Mobile Learning – In the Beginning, There Was the Abacus

“Math is hard. Math is complicated. Math is boring.”

Fortunately or unfortunately, math is important. Mathematics is the most widely used subject in almost every career, and often high paying jobs demand someone who can “do the math”.

According to 2007 Department of Education statistics, only 31% of eighth graders score at or above “proficient” level on standardized math tests. In some school districts, high-school-algebra failure rates approach 50%.

From the very first abacus, the teaching and learning of mathematics has always been a challenge. Over the last two decades educational ‘technologists’ have developed and studied uses of computers specifically for mathematics education. The necessity of a handheld device for mathematical uses has been in development for the past few decades.

The recent past saw advanced calculators created by a few leading makers, like Casio and Texas Instrument, which were designed to provide specific applications for mathematics learning.

Similarly, TI’s handheld mathematical PDAs offered solutions to many challenges such as helping teachers know which students had trouble with which mathematical concept in “real time”, and enabling students to independently experiment and explore concepts as they are taught.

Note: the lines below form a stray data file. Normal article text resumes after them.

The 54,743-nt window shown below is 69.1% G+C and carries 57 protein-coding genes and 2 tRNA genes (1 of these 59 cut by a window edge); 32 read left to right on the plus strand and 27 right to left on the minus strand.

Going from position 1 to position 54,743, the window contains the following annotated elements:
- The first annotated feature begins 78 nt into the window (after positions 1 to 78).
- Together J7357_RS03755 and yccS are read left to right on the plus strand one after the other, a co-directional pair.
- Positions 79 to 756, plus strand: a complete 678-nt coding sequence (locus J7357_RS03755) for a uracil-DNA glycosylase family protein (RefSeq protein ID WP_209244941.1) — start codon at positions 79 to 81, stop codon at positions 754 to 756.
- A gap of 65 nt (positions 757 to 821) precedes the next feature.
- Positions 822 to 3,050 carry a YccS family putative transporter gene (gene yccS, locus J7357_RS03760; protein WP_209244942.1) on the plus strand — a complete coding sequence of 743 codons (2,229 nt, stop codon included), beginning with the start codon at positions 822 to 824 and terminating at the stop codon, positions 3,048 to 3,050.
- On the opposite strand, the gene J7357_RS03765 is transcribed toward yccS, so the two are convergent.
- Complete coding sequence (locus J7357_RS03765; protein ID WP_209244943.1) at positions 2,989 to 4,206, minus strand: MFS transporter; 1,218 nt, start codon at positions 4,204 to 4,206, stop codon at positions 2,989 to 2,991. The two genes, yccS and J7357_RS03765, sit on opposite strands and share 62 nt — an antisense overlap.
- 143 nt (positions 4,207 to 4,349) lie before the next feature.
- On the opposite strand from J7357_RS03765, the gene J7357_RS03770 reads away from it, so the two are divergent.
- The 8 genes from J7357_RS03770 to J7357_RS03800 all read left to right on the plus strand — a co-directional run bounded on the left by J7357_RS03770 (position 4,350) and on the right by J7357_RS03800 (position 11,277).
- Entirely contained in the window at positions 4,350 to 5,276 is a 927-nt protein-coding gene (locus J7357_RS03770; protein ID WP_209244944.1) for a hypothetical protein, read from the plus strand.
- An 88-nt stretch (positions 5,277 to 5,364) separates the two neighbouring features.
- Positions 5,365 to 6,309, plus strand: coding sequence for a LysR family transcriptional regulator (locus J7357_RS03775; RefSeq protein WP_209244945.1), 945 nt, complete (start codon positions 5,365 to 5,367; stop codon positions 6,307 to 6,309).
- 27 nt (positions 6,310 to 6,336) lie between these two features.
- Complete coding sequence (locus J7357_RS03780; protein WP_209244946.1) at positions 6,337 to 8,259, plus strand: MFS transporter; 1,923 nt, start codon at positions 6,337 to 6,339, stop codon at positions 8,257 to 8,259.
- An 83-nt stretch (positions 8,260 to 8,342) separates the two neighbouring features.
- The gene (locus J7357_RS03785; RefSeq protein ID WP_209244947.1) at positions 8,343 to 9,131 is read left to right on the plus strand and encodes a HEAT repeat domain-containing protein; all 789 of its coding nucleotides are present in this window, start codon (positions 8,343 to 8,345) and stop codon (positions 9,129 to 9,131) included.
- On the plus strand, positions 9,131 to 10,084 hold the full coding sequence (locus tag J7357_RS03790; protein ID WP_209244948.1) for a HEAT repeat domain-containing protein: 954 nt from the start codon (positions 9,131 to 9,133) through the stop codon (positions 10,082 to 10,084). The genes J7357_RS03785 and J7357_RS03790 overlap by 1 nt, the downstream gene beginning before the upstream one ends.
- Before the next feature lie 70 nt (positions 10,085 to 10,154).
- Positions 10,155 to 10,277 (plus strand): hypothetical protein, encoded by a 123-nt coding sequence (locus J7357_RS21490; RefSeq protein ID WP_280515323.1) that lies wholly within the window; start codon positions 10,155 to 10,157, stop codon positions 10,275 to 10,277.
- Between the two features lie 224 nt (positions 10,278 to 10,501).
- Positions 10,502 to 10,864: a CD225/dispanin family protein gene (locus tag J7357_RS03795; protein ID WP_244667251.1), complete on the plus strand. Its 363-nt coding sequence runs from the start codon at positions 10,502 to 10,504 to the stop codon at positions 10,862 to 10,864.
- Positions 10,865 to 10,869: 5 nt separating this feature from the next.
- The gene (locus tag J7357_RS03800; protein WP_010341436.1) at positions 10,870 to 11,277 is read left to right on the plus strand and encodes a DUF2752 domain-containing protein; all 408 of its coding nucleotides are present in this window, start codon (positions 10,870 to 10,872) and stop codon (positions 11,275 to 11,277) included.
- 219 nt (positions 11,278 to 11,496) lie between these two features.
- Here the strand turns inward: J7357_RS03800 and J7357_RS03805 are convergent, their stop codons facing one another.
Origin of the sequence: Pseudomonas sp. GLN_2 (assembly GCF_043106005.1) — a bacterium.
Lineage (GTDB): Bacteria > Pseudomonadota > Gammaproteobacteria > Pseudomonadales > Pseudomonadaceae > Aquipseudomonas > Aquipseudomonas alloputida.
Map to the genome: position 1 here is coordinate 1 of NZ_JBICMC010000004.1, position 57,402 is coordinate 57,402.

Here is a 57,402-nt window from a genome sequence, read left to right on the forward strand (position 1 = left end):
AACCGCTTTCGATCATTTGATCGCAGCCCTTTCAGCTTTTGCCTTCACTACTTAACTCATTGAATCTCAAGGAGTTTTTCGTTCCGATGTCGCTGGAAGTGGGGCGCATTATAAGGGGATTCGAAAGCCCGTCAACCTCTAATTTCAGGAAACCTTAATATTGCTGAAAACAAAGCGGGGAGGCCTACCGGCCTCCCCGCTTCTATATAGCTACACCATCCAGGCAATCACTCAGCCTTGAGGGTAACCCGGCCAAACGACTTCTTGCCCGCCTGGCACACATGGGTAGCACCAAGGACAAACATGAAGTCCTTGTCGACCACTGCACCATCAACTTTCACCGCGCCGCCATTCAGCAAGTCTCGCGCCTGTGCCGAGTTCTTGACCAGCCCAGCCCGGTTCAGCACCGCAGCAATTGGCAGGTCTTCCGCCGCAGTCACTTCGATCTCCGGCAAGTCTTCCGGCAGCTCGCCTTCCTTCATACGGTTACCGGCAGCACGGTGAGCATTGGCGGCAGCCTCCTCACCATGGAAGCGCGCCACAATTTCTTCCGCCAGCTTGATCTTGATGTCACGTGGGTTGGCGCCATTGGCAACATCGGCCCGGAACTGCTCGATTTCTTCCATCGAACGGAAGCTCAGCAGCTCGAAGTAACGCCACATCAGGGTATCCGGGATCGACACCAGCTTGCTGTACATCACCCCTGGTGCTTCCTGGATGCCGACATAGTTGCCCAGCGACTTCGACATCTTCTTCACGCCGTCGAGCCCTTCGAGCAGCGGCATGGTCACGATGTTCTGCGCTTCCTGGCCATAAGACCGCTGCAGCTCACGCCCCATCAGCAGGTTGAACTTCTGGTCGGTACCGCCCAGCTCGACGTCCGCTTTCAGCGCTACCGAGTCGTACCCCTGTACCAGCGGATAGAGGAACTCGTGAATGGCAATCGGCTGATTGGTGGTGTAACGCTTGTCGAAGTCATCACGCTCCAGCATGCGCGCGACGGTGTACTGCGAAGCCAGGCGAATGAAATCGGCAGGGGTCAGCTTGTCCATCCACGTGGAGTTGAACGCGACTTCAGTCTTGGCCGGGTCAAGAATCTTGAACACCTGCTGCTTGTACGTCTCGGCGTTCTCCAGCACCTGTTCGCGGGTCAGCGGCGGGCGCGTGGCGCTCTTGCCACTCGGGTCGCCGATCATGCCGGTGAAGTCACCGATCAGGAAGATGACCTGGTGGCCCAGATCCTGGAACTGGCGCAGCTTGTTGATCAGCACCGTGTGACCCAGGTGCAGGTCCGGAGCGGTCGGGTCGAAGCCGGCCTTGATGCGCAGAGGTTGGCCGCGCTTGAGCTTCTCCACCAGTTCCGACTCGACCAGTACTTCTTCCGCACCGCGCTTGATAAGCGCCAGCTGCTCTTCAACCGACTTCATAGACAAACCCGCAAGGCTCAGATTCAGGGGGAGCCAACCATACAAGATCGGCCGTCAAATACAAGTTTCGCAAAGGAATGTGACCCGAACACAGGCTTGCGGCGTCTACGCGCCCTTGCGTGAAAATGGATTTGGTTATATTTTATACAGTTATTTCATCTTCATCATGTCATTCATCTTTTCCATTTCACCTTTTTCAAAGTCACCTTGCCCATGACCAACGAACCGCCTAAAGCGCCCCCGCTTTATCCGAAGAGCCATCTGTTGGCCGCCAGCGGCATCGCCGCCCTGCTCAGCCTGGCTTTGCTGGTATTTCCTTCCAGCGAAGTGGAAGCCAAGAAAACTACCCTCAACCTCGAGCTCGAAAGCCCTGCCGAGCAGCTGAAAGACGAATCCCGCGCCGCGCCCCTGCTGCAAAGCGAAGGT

The availability of a ubiquitous technology like m-learning can play an effective part in teaching and learning of mathematics.

In the article, “Cellphonometry: Can Kids Really Learn Math From Smartphones?” the writer details how schools are successfully partnering with mobile-phone companies to help kids conquer math. The results speak for themselves.

Similarly, an experiment conducted by the National Taiwan Normal University indicated that mobile learning improves students’ ability to connect the dots between mathematical theories and practical problem solving, as well as their attitude towards learning math.

The reason conventional math is considered tedious is often because lessons are taught as static numbers on a page. Math itself is an interactive subject, and students need to be able to visualize and grasp math concepts to understand them. Mobile learning enables just that.

By including video examples of data collection, animated graphs and packaging math lessons with unique embedded media, mobile learning lets students maximise the interactive nature of technology to effectively communicate what is otherwise a hard subject to learn.

Read more about Mobile learning in Mathematics


“Mobile phones in Education: the case of mathematics”, by Michal Yerushalmy & Oshrat Ben-Zaken

“Constructing Mathematic Paths in a Mobile Learning Environment”, National Taiwan Normal University, Lin-Jung Wu, Kao-En Chang, Hsien-Sheng Hsiao, and Yao-Ting Sung